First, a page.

For AJAC machinist graduates, the cost will be around $1,650.
To reserve your spot in AJAC’s first CNC Programmer Apprenticeship, please complete our online application. After you have submitted your information, an AJAC representative will contact you for next steps.
As a statewide, nonprofit 501(c)(3) aerospace and advanced manufacturing registered apprenticeship organization, AJAC raises public and private resources through grants and contracts on behalf of our mission to develop, implement and increase access to registered apprenticeships. AJAC is excited to announce the following new grants and partnerships which will expand apprenticeship and training opportunities to diverse populations and underserved communities across Washington State.
Ballmer Group: AJAC was awarded a three year, $750,000 grant to support a new position at AJAC to engage directly with the Washington Student Achievement Council (WSAC) and financial aid offices at community and technical colleges across Washington State to connect AJAC apprentices and pre-apprentices to new public financial aid resources such as the Washington College Grant and the Washington State Opportunity Scholarship.
Career Launch Endorsement: AJAC recently enhanced its Manufacturing Academy apprenticeship preparation program to include a 3-month paid On-the-Job Training experience for out-of-school and opportunity youth, ages 16-29. In June, the State Board of Community and Technical Colleges endorsed this enhanced Advanced Manufacturing Academy (AMA) as a new Career Launch program, which will increase AJAC’s ability to partner with schools, colleges and workforce development councils across Washington State to better connect youth people to aerospace and advanced manufacturing apprenticeship pathways.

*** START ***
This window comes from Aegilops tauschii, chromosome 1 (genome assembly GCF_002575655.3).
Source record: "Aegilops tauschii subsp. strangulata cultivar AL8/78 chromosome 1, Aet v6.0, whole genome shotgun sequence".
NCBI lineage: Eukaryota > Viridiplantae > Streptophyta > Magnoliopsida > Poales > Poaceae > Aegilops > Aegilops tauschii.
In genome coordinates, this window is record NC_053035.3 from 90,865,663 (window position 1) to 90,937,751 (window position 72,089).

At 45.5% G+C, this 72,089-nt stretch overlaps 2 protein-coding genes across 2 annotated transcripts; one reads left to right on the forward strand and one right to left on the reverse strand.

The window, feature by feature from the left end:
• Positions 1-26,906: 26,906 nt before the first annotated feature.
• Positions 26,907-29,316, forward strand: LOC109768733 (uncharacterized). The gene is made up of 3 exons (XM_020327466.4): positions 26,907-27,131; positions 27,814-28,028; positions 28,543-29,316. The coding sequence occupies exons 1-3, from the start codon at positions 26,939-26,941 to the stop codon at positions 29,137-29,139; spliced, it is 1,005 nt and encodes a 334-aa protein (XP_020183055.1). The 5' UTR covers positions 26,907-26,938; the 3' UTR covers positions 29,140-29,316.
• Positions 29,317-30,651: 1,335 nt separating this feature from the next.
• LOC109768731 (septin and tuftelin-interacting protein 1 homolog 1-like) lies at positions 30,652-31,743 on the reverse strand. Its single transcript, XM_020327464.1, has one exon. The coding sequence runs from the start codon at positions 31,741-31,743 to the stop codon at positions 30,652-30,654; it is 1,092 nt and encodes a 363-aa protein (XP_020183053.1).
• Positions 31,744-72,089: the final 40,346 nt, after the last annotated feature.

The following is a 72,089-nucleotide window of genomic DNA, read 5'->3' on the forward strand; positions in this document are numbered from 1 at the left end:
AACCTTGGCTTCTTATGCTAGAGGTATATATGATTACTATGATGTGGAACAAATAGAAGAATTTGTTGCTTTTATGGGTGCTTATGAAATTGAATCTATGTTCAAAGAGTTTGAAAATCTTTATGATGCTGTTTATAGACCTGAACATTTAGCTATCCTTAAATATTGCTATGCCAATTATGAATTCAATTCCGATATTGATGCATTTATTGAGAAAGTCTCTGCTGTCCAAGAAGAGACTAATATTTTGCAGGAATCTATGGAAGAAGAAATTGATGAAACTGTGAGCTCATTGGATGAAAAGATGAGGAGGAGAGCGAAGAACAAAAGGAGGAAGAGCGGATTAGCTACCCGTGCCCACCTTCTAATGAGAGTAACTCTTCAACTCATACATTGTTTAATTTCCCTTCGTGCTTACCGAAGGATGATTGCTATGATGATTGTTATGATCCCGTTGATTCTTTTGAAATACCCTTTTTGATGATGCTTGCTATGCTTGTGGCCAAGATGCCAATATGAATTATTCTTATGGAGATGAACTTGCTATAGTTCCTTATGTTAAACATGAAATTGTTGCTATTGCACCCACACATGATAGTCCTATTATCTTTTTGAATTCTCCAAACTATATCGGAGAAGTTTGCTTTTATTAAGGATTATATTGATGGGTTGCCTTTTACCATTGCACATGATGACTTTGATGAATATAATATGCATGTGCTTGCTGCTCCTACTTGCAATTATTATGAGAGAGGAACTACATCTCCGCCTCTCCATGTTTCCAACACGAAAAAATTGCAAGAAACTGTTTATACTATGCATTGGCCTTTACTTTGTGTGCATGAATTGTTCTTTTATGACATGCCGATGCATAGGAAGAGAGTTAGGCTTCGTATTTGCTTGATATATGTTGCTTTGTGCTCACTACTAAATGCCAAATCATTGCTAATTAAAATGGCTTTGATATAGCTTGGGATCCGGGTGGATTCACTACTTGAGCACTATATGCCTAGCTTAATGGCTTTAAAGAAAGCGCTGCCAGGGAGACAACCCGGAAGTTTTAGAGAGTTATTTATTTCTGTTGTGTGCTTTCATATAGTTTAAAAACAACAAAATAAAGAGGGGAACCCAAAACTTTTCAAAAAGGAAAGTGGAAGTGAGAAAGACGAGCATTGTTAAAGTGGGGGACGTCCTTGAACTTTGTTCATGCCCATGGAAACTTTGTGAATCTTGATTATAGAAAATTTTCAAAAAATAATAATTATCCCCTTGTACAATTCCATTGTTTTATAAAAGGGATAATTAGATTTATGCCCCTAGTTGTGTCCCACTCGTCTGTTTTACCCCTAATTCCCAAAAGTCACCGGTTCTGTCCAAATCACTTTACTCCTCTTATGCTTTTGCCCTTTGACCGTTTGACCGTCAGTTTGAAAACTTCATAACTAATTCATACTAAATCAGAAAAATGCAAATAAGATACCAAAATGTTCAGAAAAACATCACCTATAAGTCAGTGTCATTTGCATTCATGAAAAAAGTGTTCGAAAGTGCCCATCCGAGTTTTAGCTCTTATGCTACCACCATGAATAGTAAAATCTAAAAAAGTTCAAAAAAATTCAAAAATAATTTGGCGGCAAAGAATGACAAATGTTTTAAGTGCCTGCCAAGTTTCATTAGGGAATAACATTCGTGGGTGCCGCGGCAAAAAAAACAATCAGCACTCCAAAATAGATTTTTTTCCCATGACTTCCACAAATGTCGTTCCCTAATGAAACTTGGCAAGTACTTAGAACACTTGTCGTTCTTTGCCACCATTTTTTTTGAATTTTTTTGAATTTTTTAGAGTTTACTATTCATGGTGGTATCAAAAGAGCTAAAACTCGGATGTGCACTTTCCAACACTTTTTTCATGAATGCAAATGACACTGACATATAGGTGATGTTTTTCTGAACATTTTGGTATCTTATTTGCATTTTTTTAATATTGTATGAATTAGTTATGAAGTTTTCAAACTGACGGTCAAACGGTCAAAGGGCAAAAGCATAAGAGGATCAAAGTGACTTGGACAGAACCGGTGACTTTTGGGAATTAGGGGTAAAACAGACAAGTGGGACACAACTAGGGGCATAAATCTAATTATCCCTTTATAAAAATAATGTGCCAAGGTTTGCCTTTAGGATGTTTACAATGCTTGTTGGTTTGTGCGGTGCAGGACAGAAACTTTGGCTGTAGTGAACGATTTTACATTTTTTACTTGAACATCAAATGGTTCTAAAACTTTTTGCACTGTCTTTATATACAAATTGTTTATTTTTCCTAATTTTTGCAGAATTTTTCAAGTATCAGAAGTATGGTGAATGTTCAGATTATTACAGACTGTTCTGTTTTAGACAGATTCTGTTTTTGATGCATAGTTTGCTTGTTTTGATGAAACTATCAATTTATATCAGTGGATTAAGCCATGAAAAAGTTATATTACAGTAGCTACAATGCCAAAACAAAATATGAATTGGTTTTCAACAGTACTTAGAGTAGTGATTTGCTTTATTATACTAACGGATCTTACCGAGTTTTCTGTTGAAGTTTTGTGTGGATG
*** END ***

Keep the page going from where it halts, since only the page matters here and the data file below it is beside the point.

Career Connect Washington Intermediary Round 4: AJAC was awarded a one year, $250,000 grant to support the statewide expansion of the AMA Career Launch program, specifically targeting King, Pierce, Spokane and Yakima counties. Grant resources will enhance AJAC’s ability to partner with Regional CCW Networks in each of those counties in order to expand access to manufacturing apprenticeship pathways for opportunity youth.
City of Kent – CARES Act & Port of Seattle: AJAC received two grants from the City of Kent to launch a new Manufacturing Employee Retention Program for Kent-based manufacturing companies who have been negatively impacted by COVID-19. The two grants, which include federal Department of Commerce CARES Act and local Port of Seattle resources, provides up to $2,200 in employee wage reimbursements to help ensure that eligible companies can remain competitive and employees receive training in safe work conditions while offering incentives to retain existing entry-level workers, hire new workers, and/or rehire those who were furloughed.
Division of Vocational Rehabilitation: AJAC entered into a new contract with the Department of Social and Human Services’ Division of Vocational Rehabilitation (DVR) to serve youth between the ages of 16-21 with Individualized Education or 504 Plans, or other documented disabilities, in AJAC pre-apprenticeship and AMA Career Launch programs. Through this contract, AJAC plans to serve up to 125 DVR-eligible youth over a 2-year period in Work Readiness Training, Work-Based Learning, and paid Internships at partnering manufacturing companies.